Alain Mikli and Luxottica: promotion of cultural heritage, even for those with visual impairments

Alain Mikli and Luxottica: promotion of cultural heritage, even for those with visual impairments

Since 1978, the year the brand was founded, Alain Mikli has been synonymous with uniqueness and provocation, a blend of design and consumer product. But alongside the desire to dictate style and amaze with his creations, Alain Mikli has long been committed to spreading awareness about the importance of making art accessible to people with visual impairments.


This commitment fits perfectly into Luxottica's vision of sustainability, encapsulated in "To See The Beauty of Life" (#toseethebeautyoflife), which for years has been pursuing initiatives to promote and protect cultural heritage in communities and areas in which it operates.

During 2019, Alain Mikli renewed his almost ten-year collaboration with the Ethnological Museum of the Quai Branly - Jacques Chirac. Through January 26th, 2020, the exhibition "20 Years of Collection Enrichment", dedicated to the twentieth anniversary of the foundation of the museum, will display five tactile interpretations that reflect the diversity of the objects present in the exhibition, both in terms of material and origin. Visitors will be able to touch the raised representations placed along textured routing lines attached to the ground, guiding visitors through the exhibition. The tactile rendering accurately returns texture effects that give the impression of hearing the material in which the original works are made, an element that allows all types of visitors - impaired or not, adults or children - to fully experience the performance. This year the same technique was used to introduce various Nabis masterpieces, a group of avant-garde, post-impressionist artists from Paris, during an exhibition dedicated to them at the Musée du Luxembourg.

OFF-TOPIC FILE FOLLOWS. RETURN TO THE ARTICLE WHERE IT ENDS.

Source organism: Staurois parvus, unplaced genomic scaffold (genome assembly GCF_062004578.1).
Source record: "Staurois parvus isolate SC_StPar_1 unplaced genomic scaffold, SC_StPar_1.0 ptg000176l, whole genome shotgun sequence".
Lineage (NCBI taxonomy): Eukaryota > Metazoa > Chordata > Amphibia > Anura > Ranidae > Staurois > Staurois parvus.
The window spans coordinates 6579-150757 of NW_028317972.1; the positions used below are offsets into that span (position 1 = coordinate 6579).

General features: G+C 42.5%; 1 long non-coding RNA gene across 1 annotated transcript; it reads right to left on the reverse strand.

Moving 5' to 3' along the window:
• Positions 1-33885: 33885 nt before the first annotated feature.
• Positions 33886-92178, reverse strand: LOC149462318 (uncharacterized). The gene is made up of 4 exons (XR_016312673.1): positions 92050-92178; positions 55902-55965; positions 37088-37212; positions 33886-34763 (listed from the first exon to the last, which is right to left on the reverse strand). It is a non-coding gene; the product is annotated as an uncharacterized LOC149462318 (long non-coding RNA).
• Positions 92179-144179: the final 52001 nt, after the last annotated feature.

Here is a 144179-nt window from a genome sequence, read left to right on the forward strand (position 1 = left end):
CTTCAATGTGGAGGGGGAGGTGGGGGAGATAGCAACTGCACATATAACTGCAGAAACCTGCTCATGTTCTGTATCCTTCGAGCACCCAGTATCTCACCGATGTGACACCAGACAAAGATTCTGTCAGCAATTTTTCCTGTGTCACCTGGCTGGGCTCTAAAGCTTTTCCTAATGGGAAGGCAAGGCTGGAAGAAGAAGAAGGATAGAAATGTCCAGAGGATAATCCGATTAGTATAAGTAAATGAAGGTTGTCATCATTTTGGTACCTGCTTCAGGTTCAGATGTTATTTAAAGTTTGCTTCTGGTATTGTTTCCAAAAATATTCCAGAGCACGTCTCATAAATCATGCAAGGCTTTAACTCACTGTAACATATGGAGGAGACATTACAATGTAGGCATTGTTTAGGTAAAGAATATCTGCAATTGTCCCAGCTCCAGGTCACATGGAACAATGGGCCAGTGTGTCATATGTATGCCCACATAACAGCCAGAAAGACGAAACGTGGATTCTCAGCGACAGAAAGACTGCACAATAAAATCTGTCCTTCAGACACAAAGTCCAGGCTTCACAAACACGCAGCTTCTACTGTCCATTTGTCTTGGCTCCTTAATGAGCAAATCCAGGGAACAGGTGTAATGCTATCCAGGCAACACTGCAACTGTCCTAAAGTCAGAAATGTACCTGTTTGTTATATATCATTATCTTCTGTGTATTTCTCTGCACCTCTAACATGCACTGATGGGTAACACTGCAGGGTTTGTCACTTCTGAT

Beyond just figurative arts, over the years the brand's initiatives have involved other important cultural institutions in the French capital. Like the Odéon theater in Paris: for some shows, models were made that reproduced the stage set in scale and in great detail. Or the Paris Philharmonic, where a tactile world map celebrates the theme and the center’s desire to make itself increasingly accessible.

The first historic collaboration was with photographer Yann Arthus-Bertrand in 2003: his majestic aerial views were printed and processed to be used by blind people. Since 2009, Alain Mikli has continued to collaborate on a number of different projects with various museums, including the Centre Pompidou in Paris, the Musée des Arts et Métiers and continues today with the Musée du quai Branly - Jacques Chirac.

This deep relationship between the brand and the art world has allowed Mikli to offer blind people the opportunity to learn and enjoy works of art through touch, through an intense sensory experience. All thanks to an innovative 3D printing technology that allows individual works to become objects to be discovered through the touch of the hand. These "tactile interpretations" of the work are composed of stratified materials that reproduce a raised representation of an image in which each visual element is reproduced in different heights and sizes. 

Published on Nov 28 2019